Arrow-right Camera
The Spokesman-Review Newspaper

The Spokesman-Review Newspaper The Spokesman-Review

Spokane, Washington  Est. May 19, 1883

Election Center

Related Coverage, Page 24

Cold temperatures worry some apple growers half finished with near-record crop

The surprise snowstorm that hit the region Wednesday may be just the beginning of a worrisome stretch for what was shaping up to be the second-largest apple harvest in Washington history. The cold weather could also cause issues for homeowners and gardeners.

Judge won’t dismiss case on wages of immigrant detainees

Washington state’s effort to force a privately run immigration jail to pay its detainees minimum wage for work they perform can continue, after all

Flavored vape products temporarily banned by Washington State Board of Health, to chants of ‘shame’

Despite the overwhelming opposition from the crowd, the Washington State Board of Health decided to enact the 120-day ban, to chants of “shame.” More than 350 people, mostly opponents of the ban, packed the ballroom at the SeaTac Marriott for the meeting, and about 60 people testified during the public comment session. As the ban’s opponents settled in for the vote after a lunch break, the ballroom filled with a sweet, sticky smell of vapor smoke.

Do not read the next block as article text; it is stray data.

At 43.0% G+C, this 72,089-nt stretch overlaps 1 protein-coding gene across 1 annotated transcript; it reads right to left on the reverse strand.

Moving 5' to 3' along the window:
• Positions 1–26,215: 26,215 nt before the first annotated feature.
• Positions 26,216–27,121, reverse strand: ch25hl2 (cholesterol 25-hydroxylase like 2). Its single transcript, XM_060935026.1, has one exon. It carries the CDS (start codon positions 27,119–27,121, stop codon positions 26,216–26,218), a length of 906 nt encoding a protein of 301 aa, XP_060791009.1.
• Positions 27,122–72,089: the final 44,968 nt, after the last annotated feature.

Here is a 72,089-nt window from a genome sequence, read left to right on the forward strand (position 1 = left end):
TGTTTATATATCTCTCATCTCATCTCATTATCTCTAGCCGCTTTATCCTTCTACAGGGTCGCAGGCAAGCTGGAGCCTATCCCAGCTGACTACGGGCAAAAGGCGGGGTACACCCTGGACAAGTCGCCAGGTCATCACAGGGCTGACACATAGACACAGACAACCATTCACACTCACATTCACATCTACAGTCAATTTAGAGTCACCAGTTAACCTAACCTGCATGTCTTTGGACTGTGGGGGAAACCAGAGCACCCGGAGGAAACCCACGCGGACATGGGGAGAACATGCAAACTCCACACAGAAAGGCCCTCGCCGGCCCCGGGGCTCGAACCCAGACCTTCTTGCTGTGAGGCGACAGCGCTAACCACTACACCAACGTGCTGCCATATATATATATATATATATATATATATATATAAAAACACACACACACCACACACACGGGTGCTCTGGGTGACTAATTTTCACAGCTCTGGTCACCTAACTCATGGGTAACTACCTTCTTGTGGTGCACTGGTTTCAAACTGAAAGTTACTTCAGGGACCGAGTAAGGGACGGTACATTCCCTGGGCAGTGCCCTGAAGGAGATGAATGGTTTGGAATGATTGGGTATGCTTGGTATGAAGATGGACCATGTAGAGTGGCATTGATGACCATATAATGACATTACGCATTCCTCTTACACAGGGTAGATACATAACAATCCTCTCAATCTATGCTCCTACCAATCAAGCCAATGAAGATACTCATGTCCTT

Board of Health approves ban on flavored vaping products

Health officials in Washington state have formally adopted a temporary ban of the sale of flavored vaping products amid concern over a lung illness that has sickened hundreds of people.

Washington state Native corporation wins defense contract

A Washington state Native corporation has won a $99 million government contract for U.S. Navy projects, with much of the work expected to be done in Puget Sound.

Wife of Benton County sheriff files for divorce

The wife of Benton County Sheriff Jerry Hatcher has filed for divorce and accused him of strangling her during a fight over his alleged extramarital affair.

Spokane’s communities of color subject of City Council candidates debate

The needs of Spokane’s communities of color took center stage Saturday at the East Central Community Center, where candidates for Spokane City Council and City Council president gathered for a candidate forum hosted by the Spokane Coalition of Color.

U.S. boosts caribou protections a year after relocating the last Lower 48 caribou to Canada

“I’m hopeful that it maintains the adequate protections for the habatat in the Selkirks so one of these days, when there is an appetite for restoration, our area is considered,” said Bart George, a wildlife biologist for the Kalispel Tribe.

Firm told to pay $1 million after funneling money to Eyman

A Thurston County Superior Court judge has ordered a for-profit signature-gathering firm and its principal to collectively pay more than $1 million for deceiving Washington state residents by funneling their campaign donations to activist Tim Eyman for Eyman’s personal use.

With one year to go, Real ID deadlines loom for airline passengers